Maintaining and culturing

Perform partial (25%) water changes of your dwarf frog habitat at least once per week. Use only natural spring water or dechlorinated tap water for water changes. Be sure that the temperature of water you are using to replace the water in the habitat differs by no more than 2° C from the tank’s water temperature. Temperature shock can put the frogs under and make them susceptible to disease.

Disposal

Carolina provides living organisms for educational purposes only. As a general policy, we do not advocate the release of organisms into the environment. In some states, it is illegal to release organisms, even indigenous species, without a permit. The intention of these laws is to protect native wildlife and the environment.

After completing classroom activities, we suggest that organisms be:

  • Maintained in the classroom until the end of their life cycle.
  • Donated to another classroom or science department.
  • With parental permission, adopted or taken home by students.
  • Donated to a nature center or zoo.
  • Disposed of humanely, as a last resort.

Biosafety

To protect yourself (and/or students) from potential exposure to amphibian or reptile-associated Salmonella infection, wash your hands thoroughly after touching or handling any amphibian or reptile, its housing, or anything (including food) that has come into contact with the amphibian or reptile or its feces. Be sure to wear gloves when cleaning the habitat. It is especially important to keep reptiles and amphibians out of food and drink preparation areas or where food/drinks may be consumed.

Video

FAQs

What should I do with the water in the shipping bag?

Flush the shipping water down the sink. It contains waste products that could harmful to the habitat.

The shipping bags are cold and the frogs are not moving. Are they dead?

Frogs are ectothermic. They become less active when they are cold. Allow time for them to warm to room temperature. Do not apply heat or add warm water. Rapid temperature changes could kill the frogs.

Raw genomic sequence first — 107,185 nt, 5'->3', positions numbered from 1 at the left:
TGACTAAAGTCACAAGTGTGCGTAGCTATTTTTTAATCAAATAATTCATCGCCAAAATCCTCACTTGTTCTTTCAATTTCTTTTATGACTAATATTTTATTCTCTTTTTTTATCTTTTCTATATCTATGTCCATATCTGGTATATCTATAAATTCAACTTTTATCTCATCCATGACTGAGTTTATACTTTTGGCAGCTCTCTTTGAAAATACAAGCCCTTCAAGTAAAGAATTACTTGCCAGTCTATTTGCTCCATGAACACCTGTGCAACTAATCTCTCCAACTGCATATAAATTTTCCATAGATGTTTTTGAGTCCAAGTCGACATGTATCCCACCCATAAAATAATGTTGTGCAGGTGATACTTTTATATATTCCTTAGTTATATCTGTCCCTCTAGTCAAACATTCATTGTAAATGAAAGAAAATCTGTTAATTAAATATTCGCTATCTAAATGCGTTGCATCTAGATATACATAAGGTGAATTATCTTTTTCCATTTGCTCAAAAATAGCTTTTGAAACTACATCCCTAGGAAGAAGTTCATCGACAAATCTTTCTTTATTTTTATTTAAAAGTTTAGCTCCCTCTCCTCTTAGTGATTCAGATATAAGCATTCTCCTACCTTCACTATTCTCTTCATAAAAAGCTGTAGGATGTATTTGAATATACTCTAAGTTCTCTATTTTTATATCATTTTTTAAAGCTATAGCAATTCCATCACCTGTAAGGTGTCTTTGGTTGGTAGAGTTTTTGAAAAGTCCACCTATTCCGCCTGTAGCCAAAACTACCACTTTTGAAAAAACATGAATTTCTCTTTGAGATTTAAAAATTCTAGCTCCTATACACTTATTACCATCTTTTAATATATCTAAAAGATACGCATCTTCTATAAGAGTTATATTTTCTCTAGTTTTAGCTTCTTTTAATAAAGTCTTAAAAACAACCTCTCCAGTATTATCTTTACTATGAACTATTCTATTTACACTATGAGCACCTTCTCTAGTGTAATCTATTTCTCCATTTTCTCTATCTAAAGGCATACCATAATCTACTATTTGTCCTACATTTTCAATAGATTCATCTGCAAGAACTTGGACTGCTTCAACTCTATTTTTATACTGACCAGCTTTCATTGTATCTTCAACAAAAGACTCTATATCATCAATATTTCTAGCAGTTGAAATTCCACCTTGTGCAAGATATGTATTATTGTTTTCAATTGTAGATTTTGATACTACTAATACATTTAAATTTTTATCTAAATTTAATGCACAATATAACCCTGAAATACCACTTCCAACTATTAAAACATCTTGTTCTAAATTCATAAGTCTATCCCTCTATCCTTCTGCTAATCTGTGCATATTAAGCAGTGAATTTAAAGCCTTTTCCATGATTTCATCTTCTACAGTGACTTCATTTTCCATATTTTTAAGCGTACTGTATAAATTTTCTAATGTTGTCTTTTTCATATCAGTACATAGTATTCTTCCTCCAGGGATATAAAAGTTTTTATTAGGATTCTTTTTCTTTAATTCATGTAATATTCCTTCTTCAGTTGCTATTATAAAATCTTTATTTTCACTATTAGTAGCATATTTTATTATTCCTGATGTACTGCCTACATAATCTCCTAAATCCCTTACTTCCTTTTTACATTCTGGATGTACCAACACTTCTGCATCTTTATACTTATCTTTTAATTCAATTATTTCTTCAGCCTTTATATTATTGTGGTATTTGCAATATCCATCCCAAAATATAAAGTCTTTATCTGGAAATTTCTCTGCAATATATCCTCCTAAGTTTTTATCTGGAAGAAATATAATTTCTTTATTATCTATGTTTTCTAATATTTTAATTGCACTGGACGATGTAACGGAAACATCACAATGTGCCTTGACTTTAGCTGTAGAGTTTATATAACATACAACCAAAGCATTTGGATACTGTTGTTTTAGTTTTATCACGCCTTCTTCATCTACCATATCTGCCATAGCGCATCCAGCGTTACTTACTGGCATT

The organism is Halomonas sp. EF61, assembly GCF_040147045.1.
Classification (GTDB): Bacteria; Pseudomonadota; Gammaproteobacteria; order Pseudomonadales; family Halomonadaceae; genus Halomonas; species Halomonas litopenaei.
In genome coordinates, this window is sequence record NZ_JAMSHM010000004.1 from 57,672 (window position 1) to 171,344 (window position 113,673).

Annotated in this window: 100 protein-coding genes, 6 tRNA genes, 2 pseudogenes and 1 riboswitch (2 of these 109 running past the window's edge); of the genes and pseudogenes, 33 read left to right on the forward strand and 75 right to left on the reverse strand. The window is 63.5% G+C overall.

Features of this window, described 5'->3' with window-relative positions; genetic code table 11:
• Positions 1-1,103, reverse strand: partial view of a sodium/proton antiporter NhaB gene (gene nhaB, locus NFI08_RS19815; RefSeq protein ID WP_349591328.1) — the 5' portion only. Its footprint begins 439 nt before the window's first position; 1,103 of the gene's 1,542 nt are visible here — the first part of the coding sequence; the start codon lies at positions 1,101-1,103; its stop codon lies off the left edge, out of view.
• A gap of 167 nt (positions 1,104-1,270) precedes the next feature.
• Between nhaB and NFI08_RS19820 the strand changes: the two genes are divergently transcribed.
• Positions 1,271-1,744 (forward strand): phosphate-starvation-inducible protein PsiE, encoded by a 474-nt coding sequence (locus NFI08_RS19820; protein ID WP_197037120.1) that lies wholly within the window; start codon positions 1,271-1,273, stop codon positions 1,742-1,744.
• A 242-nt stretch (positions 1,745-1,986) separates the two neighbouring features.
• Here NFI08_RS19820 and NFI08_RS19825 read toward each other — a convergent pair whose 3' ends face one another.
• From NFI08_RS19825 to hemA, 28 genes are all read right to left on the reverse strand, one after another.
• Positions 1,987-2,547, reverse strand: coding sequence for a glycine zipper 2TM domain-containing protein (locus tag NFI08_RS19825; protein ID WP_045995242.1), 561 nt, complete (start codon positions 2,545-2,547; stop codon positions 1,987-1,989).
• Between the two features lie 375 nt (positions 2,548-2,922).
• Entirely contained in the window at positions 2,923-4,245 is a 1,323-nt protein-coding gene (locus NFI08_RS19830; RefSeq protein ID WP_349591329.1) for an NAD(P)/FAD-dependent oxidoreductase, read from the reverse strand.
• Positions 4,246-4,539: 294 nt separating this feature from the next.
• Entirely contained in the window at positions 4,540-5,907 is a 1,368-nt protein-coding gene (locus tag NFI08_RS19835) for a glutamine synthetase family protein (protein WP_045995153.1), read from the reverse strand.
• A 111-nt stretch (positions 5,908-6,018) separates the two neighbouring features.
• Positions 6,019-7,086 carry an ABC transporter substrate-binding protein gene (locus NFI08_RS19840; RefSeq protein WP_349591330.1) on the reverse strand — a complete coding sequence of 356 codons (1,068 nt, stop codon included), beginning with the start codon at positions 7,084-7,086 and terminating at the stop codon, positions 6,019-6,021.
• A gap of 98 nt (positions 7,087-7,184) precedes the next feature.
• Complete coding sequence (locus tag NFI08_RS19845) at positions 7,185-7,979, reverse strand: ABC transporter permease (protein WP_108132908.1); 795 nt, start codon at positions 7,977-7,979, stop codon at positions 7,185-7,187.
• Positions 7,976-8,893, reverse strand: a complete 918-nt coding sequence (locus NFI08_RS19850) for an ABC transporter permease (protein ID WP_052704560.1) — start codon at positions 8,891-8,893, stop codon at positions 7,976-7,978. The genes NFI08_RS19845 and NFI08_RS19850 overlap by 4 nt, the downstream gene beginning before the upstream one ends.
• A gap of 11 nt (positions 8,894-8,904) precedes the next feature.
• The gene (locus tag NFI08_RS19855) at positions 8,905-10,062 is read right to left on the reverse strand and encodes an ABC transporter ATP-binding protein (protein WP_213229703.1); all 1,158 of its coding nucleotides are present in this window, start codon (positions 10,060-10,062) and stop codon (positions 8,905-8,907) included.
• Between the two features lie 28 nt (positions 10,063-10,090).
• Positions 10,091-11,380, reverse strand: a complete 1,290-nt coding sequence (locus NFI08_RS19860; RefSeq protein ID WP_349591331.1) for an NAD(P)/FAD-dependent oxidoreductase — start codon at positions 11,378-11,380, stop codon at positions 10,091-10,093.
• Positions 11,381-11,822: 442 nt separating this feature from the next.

The frogs are probably hungry. Should I feed them right away?

No. Frogs need time to recover and become familiar with their new habitat. Allow 24 hours before attempting to feed your frogs.

How do I know if my frogs are healthy?

Healthy frogs are active and will hide when approached. They also eat voraciously. Check frogs daily and note any change in behavior or appearance.

Anytime you suspect your dwarf frogs are sick, your first step should be to check the habitat’s water conditions with a water test kit. Poor water conditions often cause some symptoms of diseases and can worsen any conditions your frogs may suffer from. For this reason, it is important to perform partial water changes on a regular schedule.

White spots on the frog’s skin may indicate a fungal infection. Anti-fungal medications can help treat this condition. Be sure to remove and quarantine any frog that shows signs of disease before treatment.

Need help?

We want you to have a good experience. Orders and replacements: 800.334.5551, then select Customer Service. Technical support and questions: caresheets@carolina.com